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Of all the political portraits I’ve looked at, there is one collection I keep returning back to. It is a series called Changing The Face of Power: Women in the U.S. Senate by photojournalist Melina Mara.
The series is described this way on her website:
Melina Mara began photographing the 13 women senators in 2001 and continued the project as their number grew to 14 in 2003. In focused bursts, Mara traveled the country to document this defining period in the history of U.S. politics. Whether behind the scenes or before mikes and lights — at a time when photographic access to national politicians is increasingly controlled — Mara persuaded a majority of the senators and their staffs to allow her to document the unprecedented role of women in the Senate.
Besides the unusual access that was afforded and the dimension of seeing these women through a woman’s eyes, I think the images are particularly enhanced by the way they are situated in time.
I invite your interpretation and analysis of this February ’03 shot, which is one of my favorites. To help out a bit, I’m also providing you with the caption:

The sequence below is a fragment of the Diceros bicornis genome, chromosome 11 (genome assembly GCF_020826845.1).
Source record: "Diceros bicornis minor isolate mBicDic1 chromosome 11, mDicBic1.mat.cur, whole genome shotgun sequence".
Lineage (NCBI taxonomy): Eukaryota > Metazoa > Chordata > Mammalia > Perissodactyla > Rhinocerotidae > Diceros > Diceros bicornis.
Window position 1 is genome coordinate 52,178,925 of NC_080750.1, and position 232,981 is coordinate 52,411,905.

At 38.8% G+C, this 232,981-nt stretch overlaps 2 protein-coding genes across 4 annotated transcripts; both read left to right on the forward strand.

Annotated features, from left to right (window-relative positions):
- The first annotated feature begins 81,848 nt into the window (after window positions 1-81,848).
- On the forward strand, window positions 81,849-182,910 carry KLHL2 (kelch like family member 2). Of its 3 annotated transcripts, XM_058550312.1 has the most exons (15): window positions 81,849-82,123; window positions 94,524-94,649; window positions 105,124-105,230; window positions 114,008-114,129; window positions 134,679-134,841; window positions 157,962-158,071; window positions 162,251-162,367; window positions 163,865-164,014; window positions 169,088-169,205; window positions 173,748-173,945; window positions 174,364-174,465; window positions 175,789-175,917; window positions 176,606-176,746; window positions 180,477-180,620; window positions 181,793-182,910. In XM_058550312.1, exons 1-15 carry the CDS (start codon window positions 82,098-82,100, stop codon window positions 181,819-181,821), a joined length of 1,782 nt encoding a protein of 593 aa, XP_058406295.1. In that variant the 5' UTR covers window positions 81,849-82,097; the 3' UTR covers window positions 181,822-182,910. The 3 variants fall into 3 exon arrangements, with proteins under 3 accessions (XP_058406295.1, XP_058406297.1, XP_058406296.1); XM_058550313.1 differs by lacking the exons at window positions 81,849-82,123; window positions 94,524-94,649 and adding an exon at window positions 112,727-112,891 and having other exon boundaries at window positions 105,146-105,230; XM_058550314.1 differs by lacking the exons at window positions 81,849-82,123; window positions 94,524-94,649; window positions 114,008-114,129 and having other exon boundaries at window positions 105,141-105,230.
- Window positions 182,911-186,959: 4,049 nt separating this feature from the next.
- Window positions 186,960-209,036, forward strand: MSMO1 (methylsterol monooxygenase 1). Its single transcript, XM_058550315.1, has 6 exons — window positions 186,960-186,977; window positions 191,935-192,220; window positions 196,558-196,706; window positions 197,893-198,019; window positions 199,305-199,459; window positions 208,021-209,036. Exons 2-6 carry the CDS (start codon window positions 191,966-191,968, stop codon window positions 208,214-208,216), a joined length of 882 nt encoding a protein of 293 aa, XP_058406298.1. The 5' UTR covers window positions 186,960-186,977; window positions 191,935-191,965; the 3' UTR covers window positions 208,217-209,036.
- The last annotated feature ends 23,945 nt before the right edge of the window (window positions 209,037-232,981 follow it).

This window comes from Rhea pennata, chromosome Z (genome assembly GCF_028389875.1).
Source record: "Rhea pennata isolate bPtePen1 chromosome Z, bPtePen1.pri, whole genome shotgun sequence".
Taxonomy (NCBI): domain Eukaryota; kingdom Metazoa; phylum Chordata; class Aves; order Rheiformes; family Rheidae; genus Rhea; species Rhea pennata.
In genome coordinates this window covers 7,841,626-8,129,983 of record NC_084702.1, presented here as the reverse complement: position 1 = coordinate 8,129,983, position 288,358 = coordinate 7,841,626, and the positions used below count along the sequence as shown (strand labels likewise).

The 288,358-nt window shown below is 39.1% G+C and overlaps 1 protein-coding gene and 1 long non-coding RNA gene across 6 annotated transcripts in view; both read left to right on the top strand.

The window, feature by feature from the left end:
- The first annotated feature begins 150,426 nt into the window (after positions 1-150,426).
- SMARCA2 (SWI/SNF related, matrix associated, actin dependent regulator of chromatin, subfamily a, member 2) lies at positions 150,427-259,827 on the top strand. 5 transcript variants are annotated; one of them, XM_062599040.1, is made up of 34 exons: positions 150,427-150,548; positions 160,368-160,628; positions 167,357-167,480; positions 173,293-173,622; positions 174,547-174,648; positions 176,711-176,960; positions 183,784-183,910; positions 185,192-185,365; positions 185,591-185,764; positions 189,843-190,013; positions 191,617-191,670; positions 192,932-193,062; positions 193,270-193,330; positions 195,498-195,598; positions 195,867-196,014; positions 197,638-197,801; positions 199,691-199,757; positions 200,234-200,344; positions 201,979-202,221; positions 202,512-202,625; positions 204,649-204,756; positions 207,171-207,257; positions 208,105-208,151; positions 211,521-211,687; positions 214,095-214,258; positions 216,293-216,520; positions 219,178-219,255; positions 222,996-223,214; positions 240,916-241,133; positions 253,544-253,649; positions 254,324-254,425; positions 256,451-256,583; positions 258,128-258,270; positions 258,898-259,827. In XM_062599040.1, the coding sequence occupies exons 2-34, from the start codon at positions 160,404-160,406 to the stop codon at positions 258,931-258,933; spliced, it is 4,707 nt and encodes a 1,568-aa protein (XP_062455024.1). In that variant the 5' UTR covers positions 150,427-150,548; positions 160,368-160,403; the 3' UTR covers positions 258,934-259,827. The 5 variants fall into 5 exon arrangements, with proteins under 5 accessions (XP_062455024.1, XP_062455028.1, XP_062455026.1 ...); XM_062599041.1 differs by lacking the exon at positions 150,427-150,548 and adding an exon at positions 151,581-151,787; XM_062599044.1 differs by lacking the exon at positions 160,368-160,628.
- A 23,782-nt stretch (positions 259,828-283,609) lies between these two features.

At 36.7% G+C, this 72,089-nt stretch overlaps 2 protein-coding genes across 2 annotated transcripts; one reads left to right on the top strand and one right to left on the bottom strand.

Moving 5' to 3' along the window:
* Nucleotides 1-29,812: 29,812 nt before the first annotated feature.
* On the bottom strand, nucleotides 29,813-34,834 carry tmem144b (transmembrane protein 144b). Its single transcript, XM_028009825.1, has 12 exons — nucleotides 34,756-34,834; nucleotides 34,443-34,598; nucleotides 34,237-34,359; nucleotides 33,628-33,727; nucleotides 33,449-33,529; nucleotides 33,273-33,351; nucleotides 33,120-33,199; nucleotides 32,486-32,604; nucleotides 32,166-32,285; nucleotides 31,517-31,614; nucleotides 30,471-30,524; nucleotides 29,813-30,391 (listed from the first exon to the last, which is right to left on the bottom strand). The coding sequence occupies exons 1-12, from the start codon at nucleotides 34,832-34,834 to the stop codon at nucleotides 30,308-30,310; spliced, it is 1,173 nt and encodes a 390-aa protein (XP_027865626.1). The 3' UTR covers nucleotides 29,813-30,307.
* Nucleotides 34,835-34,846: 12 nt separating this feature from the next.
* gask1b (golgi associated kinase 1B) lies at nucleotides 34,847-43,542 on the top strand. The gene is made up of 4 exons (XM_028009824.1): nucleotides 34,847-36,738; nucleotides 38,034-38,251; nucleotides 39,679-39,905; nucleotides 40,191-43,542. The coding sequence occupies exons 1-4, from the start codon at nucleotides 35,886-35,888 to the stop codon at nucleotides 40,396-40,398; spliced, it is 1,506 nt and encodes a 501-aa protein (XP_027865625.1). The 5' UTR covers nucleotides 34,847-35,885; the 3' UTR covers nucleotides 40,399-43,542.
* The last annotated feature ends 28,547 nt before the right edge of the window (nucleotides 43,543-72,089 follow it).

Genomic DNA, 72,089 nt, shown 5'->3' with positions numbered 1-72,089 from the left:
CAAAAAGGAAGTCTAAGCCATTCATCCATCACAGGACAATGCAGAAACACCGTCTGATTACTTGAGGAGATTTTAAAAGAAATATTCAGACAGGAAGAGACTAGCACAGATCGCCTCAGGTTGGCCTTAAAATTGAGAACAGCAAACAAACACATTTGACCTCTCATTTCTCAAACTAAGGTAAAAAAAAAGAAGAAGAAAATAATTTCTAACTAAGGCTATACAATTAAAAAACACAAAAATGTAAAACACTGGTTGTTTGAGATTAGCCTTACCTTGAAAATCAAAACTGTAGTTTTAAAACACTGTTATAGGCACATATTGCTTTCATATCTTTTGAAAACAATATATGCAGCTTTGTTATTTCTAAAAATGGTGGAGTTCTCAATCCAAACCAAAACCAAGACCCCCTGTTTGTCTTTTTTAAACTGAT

First-term Sen. Maria Cantwell (D-WA) pauses outside a hearing room to take questions from reporters in the Dirksen Senate Office Building on Capitol Hill. Cantwell, a high-tech millionaire, worked as a marketing executive of Real Networks, a Seattle Internet audio software company, before running for her Senate seat. Cantwell previously served in the Washington state House from 1987 to 1992 and won election to the U.S. House in 1993 but was defeated for re-election in 1994.
For more on Melina Mara and this collection, see:Melina Mara website. Digital Journalist feature on Women In The Senate including video clips with Melina Mara here. To purchase prints or posters, contact: email@example.com
(image: Melina Mara. February 2003. Washington, D.C. melinamara.com)